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Global trade to recover faster from pandemic than 2008 financial crisis, survey shows

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Global company executives are optimistic about trade recovering from the Covid-19 pandemic faster than the rebound from the 2008 financial crisis, according to a new survey.

About 70 per cent of respondents to a study, commissioned by DP World and conducted by the Economist Intelligence Unit, predict trade will recover to pre-pandemic levels more quickly than the revival following the global financial crisis that took 26 months.

Nearly a third thought the recovery would be twice as fast, with trade returning to pre-pandemic levels within a year, according to the research released on Tuesday.

“The effects of the pandemic have accelerated the transformation of the supply chains and prompted rapid adaptation to ensure resiliency in international trade,” Sultan bin Sulayem, DP World’s chairman, said. “The global business community has risen to the challenge, and taken strong and decisive action to make supply chains more robust and agile – the benefits of which will be reaped in future years.”

The Covid-19 global health crisis resulted in lockdowns in most of the world’s major economies, paralysed international travel, hit manufacturing bases and disrupted supply chains – plunging the global economy into a deep recession.

The volume of international trade for the first three quarters of 2020 is down 8.2 per cent compared with the same period last year, according to the latest data from the World Trade Organisation. This drop is smaller than the projected decline of 9.2 per cent for the whole of 2020 in the WTO’s most recent trade forecast, but growth for the whole year largely depends on whether the recent resurgence of Covid‑19 takes a toll on trade in the fourth quarter, it said.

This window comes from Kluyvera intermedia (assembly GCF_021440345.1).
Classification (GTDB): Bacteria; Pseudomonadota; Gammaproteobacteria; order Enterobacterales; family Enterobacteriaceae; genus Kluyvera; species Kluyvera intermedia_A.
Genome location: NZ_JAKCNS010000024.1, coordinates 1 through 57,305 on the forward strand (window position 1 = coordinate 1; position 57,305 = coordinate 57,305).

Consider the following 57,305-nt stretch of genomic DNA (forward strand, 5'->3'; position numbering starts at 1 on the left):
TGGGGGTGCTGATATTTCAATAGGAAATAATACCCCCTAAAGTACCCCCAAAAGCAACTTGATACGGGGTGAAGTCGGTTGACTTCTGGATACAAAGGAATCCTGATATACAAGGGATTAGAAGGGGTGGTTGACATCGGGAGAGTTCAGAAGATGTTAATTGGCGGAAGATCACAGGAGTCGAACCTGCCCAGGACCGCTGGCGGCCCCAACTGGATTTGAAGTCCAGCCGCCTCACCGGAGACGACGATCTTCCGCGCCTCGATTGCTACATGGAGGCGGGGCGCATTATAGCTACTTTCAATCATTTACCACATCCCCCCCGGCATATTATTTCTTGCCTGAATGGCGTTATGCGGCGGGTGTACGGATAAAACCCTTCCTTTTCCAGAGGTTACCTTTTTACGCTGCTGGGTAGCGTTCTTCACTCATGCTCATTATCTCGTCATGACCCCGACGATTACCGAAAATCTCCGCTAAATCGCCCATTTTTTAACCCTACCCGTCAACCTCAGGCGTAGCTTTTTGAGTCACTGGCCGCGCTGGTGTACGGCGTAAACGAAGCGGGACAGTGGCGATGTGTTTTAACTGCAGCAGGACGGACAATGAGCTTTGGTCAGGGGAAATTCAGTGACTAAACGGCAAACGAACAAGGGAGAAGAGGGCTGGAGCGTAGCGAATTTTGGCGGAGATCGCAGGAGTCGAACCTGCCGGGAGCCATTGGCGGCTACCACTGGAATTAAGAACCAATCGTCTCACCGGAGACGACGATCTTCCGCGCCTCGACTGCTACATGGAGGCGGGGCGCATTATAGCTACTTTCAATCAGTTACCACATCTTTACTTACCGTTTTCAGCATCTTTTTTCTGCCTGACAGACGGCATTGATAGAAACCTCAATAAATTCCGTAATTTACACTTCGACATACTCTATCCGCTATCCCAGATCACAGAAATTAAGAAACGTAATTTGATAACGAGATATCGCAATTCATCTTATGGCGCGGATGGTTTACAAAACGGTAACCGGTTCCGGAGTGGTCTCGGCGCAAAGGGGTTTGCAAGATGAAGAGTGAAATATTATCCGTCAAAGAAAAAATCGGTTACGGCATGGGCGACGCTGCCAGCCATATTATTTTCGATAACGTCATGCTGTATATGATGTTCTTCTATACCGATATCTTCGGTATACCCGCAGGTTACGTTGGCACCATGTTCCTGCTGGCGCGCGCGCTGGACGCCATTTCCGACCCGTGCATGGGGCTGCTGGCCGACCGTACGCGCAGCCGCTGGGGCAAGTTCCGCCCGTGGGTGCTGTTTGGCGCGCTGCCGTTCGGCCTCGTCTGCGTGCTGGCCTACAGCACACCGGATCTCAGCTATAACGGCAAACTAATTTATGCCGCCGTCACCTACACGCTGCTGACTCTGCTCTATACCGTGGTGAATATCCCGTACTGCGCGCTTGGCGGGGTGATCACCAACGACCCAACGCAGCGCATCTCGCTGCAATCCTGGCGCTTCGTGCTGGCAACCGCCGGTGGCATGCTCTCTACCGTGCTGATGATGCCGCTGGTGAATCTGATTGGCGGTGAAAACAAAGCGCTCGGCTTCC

The WTO forecasts trade volumes will rebound to 7.2 per cent in 2021 but remain well below pre-crisis levels.

The findings by the Dubai-based ports operator and the EIU are based on a global survey of senior executives in six continents and conducted over two tranches. The first survey of 3,000 respondents was conducted between January and March 2020 and the second survey of 800 respondents was conducted between October and November 2020.

Asked how long it will take for global trade to return to the same level as the first half of 2019, before the pandemic hit, nearly 27 per cent answered six to 12 months and 2 per cent said it will take less than six months. About 43 per cent said it will take one to two years. Only 8 per cent predict that it will take more than five years and less than 2 per cent believe trade will never recover, according to the Trade in Transition report.

In terms of sectors, consumer goods firms were the most optimistic about a quick recovery, with 36 per cent of them indicating it would take less than a year.

Healthcare and pharmaceuticals executives were the most pessimistic, predicting a recovery would take more than five years.

With the exception of construction, energy and natural resources, executives in other sectors – industrials, logistics, transport and travel and general services – are more hopeful, the survey showed.

“Most cheering for trade perhaps is that starting this week there will be a new administration in the US and while it is likely to bring more of a change in tactics than overall trade strategy, especially regarding China, the world should benefit from a more deliberate, transparent and predictable policymaking process in Washington,” the report said.

The UK and EU finally agreeing on a Brexit deal will also help global companies to begin to making informed decisions about trade and investment.

But the report highlighted significant risks to trade.

“The residual effects of import tariffs and export controls imposed on essential goods during the pandemic are likely to continue to weigh on trust between countries, and tensions between the US and China will remain unresolved, particularly in the area of technology,” it said.

The survey also found that 83 per cent of executives are in the process of reconfiguring their supply chains by switching or adding new suppliers, using different logistics providers and changing production or purchasing locations.

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